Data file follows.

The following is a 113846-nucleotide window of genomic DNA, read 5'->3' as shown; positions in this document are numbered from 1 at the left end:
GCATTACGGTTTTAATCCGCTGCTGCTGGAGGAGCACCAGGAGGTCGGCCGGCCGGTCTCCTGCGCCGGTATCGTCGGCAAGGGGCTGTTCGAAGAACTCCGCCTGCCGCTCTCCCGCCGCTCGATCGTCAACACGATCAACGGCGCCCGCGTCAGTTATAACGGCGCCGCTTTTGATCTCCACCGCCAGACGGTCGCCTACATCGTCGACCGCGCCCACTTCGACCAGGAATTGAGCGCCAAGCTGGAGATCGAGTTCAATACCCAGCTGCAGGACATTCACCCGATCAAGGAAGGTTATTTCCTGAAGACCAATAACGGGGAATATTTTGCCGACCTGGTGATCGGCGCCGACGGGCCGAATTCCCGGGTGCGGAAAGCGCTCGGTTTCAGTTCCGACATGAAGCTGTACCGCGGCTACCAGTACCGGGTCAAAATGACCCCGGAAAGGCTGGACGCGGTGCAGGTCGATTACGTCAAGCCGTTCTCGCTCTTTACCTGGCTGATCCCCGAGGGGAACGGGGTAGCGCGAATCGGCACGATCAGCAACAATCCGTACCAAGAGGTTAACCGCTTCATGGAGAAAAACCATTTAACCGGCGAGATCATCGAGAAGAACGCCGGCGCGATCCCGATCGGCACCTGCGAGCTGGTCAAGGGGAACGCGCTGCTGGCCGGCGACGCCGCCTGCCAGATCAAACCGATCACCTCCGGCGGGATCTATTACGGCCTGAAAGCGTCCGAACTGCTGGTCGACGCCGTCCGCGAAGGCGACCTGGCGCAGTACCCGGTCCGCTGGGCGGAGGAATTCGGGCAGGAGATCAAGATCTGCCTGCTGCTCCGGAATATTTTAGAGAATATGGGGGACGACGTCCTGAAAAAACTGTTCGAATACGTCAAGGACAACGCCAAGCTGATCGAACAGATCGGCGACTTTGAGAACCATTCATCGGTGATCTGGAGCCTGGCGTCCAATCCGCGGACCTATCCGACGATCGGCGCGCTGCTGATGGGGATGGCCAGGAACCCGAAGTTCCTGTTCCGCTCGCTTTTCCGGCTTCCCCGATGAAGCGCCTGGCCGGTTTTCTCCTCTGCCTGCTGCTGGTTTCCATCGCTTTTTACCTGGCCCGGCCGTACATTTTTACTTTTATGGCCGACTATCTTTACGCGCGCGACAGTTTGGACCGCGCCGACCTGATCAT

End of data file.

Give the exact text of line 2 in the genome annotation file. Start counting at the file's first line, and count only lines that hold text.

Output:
GCATTACGGTTTTAATCCGCTGCTGCTGGAGGAGCACCAGGAGGTCGGCCGGCCGGTCTCCTGCGCCGGTATCGTCGGCAAGGGGCTGTTCGAAGAACTCCGCCTGCCGCTCTCCCGCCGCTCGATCGTCAACACGATCAACGGCGCCCGCGTCAGTTATAACGGCGCCGCTTTTGATCTCCACCGCCAGACGGTCGCCTACATCGTCGACCGCGCCCACTTCGACCAGGAATTGAGCGCCAAGCTGGAGATCGAGTTCAATACCCAGCTGCAGGACATTCACCCGATCAAGGAAGGTTATTTCCTGAAGACCAATAACGGGGAATATTTTGCCGACCTGGTGATCGGCGCCGACGGGCCGAATTCCCGGGTGCGGAAAGCGCTCGGTTTCAGTTCCGACATGAAGCTGTACCGCGGCTACCAGTACCGGGTCAAAATGACCCCGGAAAGGCTGGACGCGGTGCAGGTCGATTACGTCAAGCCGTTCTCGCTCTTTACCTGGCTGATCCCCGAGGGGAACGGGGTAGCGCGAATCGGCACGATCAGCAACAATCCGTACCAAGAGGTTAACCGCTTCATGGAGAAAAACCATTTAACCGGCGAGATCATCGAGAAGAACGCCGGCGCGATCCCGATCGGCACCTGCGAGCTGGTCAAGGGGAACGCGCTGCTGGCCGGCGACGCCGCCTGCCAGATCAAACCGATCACCTCCGGCGGGATCTATTACGGCCTGAAAGCGTCCGAACTGCTGGTCGACGCCGTCCGCGAAGGCGACCTGGCGCAGTACCCGGTCCGCTGGGCGGAGGAATTCGGGCAGGAGATCAAGATCTGCCTGCTGCTCCGGAATATTTTAGAGAATATGGGGGACGACGTCCTGAAAAAACTGTTCGAATACGTCAAGGACAACGCCAAGCTGATCGAACAGATCGGCGACTTTGAGAACCATTCATCGGTGATCTGGAGCCTGGCGTCCAATCCGCGGACCTATCCGACGATCGGCGCGCTGCTGATGGGGATGGCCAGGAACCCGAAGTTCCTGTTCCGCTCGCTTTTCCGGCTTCCCCGATGAAGCGCCTGGCCGGTTTTCTCCTCTGCCTGCTGCTGGTTTCCATCGCTTTTTACCTGGCCCGGCCGTACATTTTTACTTTTATGGCCGACTATCTTTACGCGCGCGACAGTTTGGACCGCGCCGACCTGATCAT